Title IX Training

Bias and Conflicts of Interest

  1. Regulations require no bias or conflicts of interest:

    1. § 106.45(a) provides: An IHE’s treatment of a complainant or a respondent in response to a formal complaint of sexual harassment may constitute discrimination on the basis of sex under title IX.
    2. § 106.45(b)(1)(iii) provides: any individual designated by an IHE as a Title IX Coordinator, investigator, decisionmaker, or any person designated by an IHE to facilitate an informal resolution process, cannot have a conflict of interest or bias for or against complainants or respondents generally or an individual complainant or respondent.
    3. §106.45(b)(1)(iii) further provides: that all Title IX Coordinators investigators, decision-makers, and any person who facilitates an informal resolution process, must receive training on how to serve impartially, including by avoiding prejudgment of the facts at issue, conflicts of interest, and bias. In conducting Title IX proceedings, all such persons must not rely on sex stereotypes—typical notions of what men or women do or do not do—and must promote impartial investigations and adjudications of formal complaints of sexual harassment.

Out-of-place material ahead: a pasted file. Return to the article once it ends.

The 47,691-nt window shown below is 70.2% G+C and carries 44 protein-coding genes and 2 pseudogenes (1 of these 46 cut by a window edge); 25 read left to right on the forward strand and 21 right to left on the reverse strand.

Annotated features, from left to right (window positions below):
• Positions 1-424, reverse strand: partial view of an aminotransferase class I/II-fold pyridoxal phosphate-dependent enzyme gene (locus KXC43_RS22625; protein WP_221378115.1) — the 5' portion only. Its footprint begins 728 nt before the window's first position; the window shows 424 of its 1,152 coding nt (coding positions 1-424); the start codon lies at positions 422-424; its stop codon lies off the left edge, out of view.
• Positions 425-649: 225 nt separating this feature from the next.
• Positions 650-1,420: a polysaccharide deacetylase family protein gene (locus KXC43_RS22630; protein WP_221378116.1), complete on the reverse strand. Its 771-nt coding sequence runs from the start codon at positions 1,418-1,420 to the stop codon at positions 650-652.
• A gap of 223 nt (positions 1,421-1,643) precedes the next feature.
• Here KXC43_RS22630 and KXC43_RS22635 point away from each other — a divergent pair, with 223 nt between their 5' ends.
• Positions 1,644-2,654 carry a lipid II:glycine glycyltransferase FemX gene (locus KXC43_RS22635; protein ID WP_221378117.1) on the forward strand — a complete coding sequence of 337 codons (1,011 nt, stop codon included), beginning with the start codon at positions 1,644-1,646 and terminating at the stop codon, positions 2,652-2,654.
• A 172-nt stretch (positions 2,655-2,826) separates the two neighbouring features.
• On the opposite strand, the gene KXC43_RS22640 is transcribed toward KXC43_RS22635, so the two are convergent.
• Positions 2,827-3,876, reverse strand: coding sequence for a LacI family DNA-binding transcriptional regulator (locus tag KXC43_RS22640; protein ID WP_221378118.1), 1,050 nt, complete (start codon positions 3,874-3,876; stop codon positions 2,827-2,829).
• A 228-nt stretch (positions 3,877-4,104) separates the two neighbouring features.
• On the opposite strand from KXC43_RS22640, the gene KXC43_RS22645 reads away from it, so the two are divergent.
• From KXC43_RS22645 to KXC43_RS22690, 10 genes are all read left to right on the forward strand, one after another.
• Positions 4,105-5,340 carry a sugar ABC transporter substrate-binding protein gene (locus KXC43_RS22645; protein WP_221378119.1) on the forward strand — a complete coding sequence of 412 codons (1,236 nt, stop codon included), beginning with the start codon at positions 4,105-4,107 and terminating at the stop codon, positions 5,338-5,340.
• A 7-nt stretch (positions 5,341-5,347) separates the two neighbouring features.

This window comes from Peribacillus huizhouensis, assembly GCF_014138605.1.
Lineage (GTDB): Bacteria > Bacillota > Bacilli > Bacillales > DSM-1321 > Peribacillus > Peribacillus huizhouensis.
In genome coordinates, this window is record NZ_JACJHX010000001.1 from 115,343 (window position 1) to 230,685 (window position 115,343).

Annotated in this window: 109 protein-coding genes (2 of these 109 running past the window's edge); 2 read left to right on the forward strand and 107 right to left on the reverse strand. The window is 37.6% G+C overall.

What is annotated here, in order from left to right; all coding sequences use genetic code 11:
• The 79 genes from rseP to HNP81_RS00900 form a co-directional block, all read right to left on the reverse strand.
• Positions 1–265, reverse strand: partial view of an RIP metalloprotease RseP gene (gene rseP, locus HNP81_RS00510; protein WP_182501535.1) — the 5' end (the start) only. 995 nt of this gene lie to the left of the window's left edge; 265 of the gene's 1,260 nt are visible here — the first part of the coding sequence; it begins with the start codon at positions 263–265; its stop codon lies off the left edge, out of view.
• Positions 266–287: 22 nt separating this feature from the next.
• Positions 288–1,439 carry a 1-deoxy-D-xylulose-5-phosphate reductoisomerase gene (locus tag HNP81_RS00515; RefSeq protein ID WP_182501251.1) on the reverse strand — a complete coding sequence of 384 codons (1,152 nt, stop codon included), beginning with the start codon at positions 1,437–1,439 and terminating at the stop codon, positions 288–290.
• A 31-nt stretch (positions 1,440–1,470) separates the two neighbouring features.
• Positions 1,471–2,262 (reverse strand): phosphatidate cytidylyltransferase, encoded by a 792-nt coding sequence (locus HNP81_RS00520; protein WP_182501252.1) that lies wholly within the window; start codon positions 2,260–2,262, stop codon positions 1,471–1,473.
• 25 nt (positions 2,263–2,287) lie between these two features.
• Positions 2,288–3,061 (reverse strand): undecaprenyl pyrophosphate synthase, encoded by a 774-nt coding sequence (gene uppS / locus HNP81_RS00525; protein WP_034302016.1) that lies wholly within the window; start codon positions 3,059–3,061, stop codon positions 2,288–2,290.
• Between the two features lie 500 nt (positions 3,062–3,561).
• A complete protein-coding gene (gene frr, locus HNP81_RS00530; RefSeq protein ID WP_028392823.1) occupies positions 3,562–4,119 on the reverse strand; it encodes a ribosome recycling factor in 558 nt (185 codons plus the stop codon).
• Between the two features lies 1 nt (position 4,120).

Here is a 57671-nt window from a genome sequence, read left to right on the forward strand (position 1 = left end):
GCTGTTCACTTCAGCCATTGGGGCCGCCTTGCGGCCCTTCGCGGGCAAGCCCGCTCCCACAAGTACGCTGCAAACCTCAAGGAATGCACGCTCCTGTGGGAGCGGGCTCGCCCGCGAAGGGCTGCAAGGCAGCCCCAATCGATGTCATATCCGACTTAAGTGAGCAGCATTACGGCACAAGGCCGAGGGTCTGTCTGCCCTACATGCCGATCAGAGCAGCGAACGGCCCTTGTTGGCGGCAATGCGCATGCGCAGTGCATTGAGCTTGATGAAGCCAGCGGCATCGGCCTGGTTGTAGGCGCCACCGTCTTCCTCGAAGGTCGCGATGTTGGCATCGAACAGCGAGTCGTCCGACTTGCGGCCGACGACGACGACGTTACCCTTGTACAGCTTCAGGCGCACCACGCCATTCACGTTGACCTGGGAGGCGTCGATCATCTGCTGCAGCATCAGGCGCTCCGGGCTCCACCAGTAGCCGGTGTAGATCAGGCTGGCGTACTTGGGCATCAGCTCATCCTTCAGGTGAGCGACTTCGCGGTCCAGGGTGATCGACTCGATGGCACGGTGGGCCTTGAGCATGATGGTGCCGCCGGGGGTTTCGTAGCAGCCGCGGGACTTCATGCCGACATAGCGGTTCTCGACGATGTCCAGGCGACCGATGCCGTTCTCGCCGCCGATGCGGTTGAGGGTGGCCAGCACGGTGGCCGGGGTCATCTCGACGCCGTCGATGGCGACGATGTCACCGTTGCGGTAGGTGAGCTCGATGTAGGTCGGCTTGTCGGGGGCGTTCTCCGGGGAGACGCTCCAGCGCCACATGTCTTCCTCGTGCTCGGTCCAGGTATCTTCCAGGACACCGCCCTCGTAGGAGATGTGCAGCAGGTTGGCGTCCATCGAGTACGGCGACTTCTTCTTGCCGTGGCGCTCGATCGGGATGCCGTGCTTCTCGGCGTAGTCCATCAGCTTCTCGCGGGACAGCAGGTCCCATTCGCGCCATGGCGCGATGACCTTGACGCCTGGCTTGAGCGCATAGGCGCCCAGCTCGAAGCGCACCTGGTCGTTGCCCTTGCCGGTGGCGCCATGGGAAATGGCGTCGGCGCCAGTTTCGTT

2. Definitions. Regulations do not define conflicts of interest or bias.
    Definitions from Merriam Webster include:

    1. Conflict of Interest
      1. a conflict between the private interests and the official or professional responsibilities of a person in a position of trust
      2. a conflict between competing duties. See https://www.merriam-webster.com/dictionary/conflict%20of%20interest.
    2. Bias
      1. an inclination of temperament or outlook; especially, a personal and sometimes unreasoned judgment. See https://www.merriam-webster.com/dictionary/bias.
    3. Partial
      1. inclined to favor one party more than the other. See https://www.merriam-webster.com/dictionary/partial.
  3. Presence of bias is fact determinative, and should not necessarily be based on stereotypes, prior affiliations, or outcomes: